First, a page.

Less than half of Americans invest in the stock market, survey finds

Main reason most Americans aren't invested in the stock market: lack of money

More than half of Americans are not invested in the stock market and thus haven't participated in the bull market that has restored the wealth of stock investors beyond pre-recession levels, a new survey said.

The survey, by personal-finance publisher Bankrate.com, helps explain what analysts say is both the unevenness of the recovery from the Great Recession, in which the greatest benefits have flowed to the wealthy, and widely differing perceptions about how the economy is doing.

"They say that a rising stock market lifts all boats," said Claes Bell, Bankrate.com's banking analyst. "But there's a lot of people that don't have a boat in the water."

The survey of 1,001 adults by Princeton Survey Research Associates International found that 52% of Americans are not invested in the market, with a majority (53%) citing "lack of money" as the biggest reason. Other deterrents to stock investing include not knowing enough about stocks (42%), a lack of trust in brokers (9%), and a fear that the stock market is too risky (7%).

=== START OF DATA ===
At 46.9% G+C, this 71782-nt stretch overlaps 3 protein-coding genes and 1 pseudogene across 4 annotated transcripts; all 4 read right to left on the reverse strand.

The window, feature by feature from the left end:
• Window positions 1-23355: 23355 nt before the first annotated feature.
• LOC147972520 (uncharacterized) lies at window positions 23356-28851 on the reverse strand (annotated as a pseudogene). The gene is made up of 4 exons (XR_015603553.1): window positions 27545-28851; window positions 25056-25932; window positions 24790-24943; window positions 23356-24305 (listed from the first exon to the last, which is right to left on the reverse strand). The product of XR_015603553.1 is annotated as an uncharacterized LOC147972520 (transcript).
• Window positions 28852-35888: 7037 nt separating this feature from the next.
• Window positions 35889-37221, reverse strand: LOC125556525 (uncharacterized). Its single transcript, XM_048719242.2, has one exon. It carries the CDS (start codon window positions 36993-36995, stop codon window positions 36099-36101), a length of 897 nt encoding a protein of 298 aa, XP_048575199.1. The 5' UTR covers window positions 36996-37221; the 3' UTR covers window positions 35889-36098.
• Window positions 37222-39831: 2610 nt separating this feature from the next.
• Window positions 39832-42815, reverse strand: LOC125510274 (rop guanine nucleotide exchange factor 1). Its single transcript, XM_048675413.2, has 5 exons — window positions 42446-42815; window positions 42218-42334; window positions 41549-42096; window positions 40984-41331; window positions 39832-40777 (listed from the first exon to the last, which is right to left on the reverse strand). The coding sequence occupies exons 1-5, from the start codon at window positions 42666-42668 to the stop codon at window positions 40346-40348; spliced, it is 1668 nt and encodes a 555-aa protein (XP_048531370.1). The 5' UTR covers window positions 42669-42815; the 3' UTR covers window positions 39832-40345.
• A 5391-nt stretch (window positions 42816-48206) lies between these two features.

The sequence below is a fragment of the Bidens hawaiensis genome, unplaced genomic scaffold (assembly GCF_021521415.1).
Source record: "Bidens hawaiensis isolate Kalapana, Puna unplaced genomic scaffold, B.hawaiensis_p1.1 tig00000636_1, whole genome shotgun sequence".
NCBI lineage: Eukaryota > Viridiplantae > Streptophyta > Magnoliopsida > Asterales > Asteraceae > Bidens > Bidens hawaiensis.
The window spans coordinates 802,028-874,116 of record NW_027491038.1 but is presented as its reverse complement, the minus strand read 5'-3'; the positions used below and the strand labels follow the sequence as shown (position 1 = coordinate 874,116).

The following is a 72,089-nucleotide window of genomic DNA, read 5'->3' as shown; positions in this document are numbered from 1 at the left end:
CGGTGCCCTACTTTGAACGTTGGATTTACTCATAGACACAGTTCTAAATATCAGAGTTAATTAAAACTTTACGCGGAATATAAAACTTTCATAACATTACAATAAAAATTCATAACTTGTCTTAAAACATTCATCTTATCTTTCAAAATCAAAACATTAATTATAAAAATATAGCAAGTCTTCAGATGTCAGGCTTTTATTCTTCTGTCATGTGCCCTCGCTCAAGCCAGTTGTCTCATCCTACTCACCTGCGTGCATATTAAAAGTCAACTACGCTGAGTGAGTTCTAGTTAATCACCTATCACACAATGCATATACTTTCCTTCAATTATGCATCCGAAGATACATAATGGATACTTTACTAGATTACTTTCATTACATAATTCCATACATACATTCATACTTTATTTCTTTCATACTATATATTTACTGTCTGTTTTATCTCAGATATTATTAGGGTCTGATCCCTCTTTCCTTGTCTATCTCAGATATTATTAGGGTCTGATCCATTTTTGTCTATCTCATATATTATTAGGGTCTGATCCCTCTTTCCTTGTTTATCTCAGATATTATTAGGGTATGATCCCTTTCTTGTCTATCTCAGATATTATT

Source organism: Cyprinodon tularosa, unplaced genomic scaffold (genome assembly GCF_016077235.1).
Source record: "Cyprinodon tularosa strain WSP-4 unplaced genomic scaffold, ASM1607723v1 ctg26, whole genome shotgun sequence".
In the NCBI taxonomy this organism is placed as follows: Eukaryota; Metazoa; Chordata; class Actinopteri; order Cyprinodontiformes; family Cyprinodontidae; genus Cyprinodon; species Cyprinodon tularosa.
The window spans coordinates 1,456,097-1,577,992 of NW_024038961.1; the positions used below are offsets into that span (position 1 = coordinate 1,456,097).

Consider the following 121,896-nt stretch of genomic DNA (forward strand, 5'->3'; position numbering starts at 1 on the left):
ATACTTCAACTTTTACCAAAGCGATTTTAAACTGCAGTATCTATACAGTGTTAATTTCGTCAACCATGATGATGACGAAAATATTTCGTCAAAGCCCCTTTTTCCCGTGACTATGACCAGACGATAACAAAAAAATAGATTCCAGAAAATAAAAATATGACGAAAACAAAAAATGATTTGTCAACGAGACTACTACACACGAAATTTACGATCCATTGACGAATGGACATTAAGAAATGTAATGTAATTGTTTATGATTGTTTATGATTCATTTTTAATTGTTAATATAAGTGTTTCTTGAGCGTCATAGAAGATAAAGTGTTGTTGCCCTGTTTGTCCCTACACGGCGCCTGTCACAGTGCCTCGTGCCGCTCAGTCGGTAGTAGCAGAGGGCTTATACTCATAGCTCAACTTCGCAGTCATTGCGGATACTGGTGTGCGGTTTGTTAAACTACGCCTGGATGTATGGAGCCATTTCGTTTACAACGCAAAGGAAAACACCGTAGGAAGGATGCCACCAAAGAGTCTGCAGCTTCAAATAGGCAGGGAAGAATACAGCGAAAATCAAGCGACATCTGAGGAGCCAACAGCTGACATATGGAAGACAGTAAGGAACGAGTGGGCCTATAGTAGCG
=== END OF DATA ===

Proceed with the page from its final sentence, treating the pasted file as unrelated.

The survey is line with other stock-ownership data following the recession. A 2013 study by the Pew Research Center found that 53% of American said they had no money at all invested in stocks, including through retirement accounts. Pew said the stock surge, which still continues, had "masked the unevenness of the recovery among Americans since 2009."

Pew cited an analysis by the Federal Reserve Board that showed that stock market wealth is held by a relatively small number of the most affluent.

And, Pew said, whether a household has at least some money invested in stocks is broadly determined by class. Majorities of those in households earning $75,000 a year or more (80%) and those with college degrees (77%) said they had some stock investments. But just 15% of those earning less than $30,000 and only 25% of those with no more than a high school diploma said they had any money invested in stocks.

Since the market last hit bottom on March 9, 2009, the Standard & Poor's 500 Index has gained more than 175% as of the close of markets Wednesday, according to FactSet Research Systems Inc.

The Bankrate survey, conducted by telephone from March 19 to 22, had a margin of error that ranged from plus or minus 3.7 percentage points to plus or minus 5.3 percentage points, depending on the question asked.

Twitter: @deanstarkman

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